Outcomes for a Difficult Conversation

In this post I’m going to explain how you can reduce the likelihood of provoking a defensive reaction in the opening part of your difficult conversation by having a clear outcome that unites the two of you.

When we think about having a difficult conversation with someone we can assume it’s to talk about something that’s happened in the past that’s left you feeling unhappy or dissatisfied with the outcome in some way.If that’s the context, which is normally the case, when we kick off the conversation we’re having to refer back to those events which will inevitably generate, at some level a sense of defensiveness.

Influence the direction of your difficult conversation

You can influence the way the conversation is heading by changing the frame at the start of the conversation. In order to do this, you need to be clear about your outcome. What do you want to be different as a result of having the conversation, for both you and them and for your relationship.

If your outcome is to, say, seek revenge or teach them a lesson or give them back some of their own medicine, then it’s unlikely to lead to a productive conversation. I say this because it would seem as if your intent is not entirely rooted in a place of curiosity and compassion and you’re assuming that the problem is entirely located with the other person. Also approaching the conversation with this mindset is likely to lead to an outcome that is a win for one of you and a loss for the other, it’s even possible that both of you will lose and miss a golden opportunity to learn and resolve your difficulties.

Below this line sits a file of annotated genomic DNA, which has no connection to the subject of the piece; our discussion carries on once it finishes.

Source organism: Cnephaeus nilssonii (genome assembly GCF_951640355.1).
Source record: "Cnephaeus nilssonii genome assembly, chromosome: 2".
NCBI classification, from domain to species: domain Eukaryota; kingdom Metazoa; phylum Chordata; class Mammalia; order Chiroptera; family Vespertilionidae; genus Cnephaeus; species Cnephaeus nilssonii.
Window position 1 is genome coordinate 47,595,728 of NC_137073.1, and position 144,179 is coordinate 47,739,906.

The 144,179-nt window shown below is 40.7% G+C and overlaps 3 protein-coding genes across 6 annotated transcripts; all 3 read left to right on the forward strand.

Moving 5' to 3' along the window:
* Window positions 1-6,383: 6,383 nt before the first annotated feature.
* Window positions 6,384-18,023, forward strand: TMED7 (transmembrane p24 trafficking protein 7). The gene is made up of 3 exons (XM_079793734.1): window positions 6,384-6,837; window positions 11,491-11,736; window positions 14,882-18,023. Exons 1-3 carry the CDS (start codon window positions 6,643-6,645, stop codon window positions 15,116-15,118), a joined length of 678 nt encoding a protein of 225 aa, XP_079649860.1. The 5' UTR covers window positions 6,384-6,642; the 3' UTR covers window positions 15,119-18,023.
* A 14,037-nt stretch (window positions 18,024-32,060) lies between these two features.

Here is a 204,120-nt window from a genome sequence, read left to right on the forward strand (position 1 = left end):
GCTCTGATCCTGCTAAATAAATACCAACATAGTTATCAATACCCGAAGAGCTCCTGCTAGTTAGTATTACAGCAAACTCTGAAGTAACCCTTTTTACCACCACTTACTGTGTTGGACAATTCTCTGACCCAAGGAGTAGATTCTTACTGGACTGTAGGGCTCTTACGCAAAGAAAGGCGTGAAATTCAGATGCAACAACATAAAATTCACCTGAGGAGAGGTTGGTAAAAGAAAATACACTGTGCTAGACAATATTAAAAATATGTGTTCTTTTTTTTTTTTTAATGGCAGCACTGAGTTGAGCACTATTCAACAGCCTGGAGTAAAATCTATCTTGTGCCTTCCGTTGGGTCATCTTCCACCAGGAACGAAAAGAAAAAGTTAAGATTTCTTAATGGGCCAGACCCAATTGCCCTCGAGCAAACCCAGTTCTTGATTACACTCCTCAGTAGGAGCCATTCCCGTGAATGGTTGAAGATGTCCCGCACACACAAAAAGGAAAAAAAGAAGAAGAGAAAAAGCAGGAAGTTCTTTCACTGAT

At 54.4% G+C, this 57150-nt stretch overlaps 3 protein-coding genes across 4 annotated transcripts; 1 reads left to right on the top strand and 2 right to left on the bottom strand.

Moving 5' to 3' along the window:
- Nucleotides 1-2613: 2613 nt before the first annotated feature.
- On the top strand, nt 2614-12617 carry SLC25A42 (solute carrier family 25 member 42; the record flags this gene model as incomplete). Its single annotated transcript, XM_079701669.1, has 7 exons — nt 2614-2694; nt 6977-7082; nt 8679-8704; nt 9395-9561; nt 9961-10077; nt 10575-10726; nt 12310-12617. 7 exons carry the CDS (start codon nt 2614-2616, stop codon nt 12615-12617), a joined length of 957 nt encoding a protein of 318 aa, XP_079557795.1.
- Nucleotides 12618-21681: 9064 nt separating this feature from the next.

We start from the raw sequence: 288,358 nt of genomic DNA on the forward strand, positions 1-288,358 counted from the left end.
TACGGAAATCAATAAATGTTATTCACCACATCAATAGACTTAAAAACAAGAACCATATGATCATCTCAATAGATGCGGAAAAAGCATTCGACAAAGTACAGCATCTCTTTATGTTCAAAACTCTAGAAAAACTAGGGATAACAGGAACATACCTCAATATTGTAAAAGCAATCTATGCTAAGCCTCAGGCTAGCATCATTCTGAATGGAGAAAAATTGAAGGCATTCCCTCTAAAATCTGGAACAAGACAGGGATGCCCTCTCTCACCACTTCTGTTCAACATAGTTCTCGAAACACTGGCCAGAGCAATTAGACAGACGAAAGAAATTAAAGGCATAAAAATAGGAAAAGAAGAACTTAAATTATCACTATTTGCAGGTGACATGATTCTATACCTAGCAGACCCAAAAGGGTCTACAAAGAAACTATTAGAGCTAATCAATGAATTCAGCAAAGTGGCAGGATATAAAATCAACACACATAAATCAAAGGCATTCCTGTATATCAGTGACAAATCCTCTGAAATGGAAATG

Getting clear in your mind about the outcomes you want from the conversation will help you focus on the issues that will move you closer to achieving those outcomes. So if one of your outcomes is to be included on important decisions that directly impact your department, say. Then it would make sense in your conversation to cite examples of decisions that have been made without your involvement along with the impact this behaviour has had or is having on performance or morale, let’s say. Part of that conversation would be about deciding what criteria determine whether decisions are important or not and at the end of the conversation you have reference point that will help you decide whether this outcome has been met or not.

Outcomes that unite not divide

Having an outcome that unites the two of you is also helpful to think through, for example, you might decide that you’d like to improve the quality of the conversations you have with your colleague and reduce future misunderstandings between you. Again, this outcome can serve as a reference point to help you keep the conversation on track and untie the both of you as you navigate your way through a difficult conversation.

So think through the outcomes you want from your difficult conversation. Orientate them in a positive light and find an outcome that can serve to unite the both of you in the adversity of a difficult conversation.

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